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ALPHA PARTICLE SPECTROMETER

ALPHA PARTICLE SPECTROMETER

Alpha Particle Spectrometer
Image courtesy of
Los Alamos National Laboratory

Prospector's Alpha Particle Spectrometer (APS) will detect alpha particles emitted by radioactive gases, such as radon and polonium, leaking out of the lunar interior. While the Moon currently lacks volcanoes, it does appear to vent gases such as radon , nitrogen, and carbon dioxide. The APS will search for these outgassing events by detecting alpha particles. An alpha particle is essentially the nucleus of a helium atom: two protons and two neutrons bound together. Like gamma rays, alpha particles escape from radioactive elements as part of their natural decay process. The alpha particles are emitted with a precise energy that serves as a fingerprint for the atom from which they came. Inside the APS are ten separate wafers of silicon. Silicon, a semiconductive material, conducts electrical charge only minimally. For that reason, however, it produces a high-resolution signal, since it effectively blocks out most extraneous, background charge. When an alpha particle hits a silicon wafer, it creates a small track of charge. When a high voltage is applied to the silicon wafer, the alpha particle's charge is funneled into an amplifier (an aluminum disk atop the silicon), where it is collected. Since that pulse of charge is directly proportional to the signature energy of the alpha particle, scientists can infer the identity of the element which emitted the alpha particle.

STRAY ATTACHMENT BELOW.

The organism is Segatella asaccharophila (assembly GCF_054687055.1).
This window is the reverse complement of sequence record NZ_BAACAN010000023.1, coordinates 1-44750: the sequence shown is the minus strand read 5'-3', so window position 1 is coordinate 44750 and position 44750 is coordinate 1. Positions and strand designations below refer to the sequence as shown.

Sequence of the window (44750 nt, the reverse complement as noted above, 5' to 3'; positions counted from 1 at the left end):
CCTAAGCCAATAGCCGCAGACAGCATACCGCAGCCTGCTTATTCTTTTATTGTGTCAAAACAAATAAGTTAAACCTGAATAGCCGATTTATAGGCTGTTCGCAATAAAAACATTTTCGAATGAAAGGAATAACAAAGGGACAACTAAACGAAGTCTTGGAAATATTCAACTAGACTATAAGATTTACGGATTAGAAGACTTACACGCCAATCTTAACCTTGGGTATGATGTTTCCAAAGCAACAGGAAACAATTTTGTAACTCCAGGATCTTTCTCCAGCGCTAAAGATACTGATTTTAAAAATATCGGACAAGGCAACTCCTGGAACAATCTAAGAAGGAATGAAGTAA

The APS instrument contains ten such silicon detectors, each sandwiched between gold and aluminum disks, and arranged on five out of six sides of a cube, enabling nearly a complete field of detection.

The detection of gases will depend very much on whether any outgassing events occur while Lunar Prospector is in orbit, and how many there are. Of course, the longer the mission lasts, the more events scientists are likely to see. Also, because the outgassing events are localized, the precision of the data will improve considerably if, as currently planned, Lunar Prospector has enough fuel after the first year to drop to a lower orbit 6 miles above the surface. (For a rough terrestrial analogy, from the higher orbit Lunar Prospector would be able to say that a volcano has erupted in the state of Washington. >From the lower orbit, it would be able to say which volcano.)

* The Alpha Particle Spectrometer weighs 9 pounds (4 kilograms), consumes 7 watts of power and produces data at a rate of 181 bits per second.

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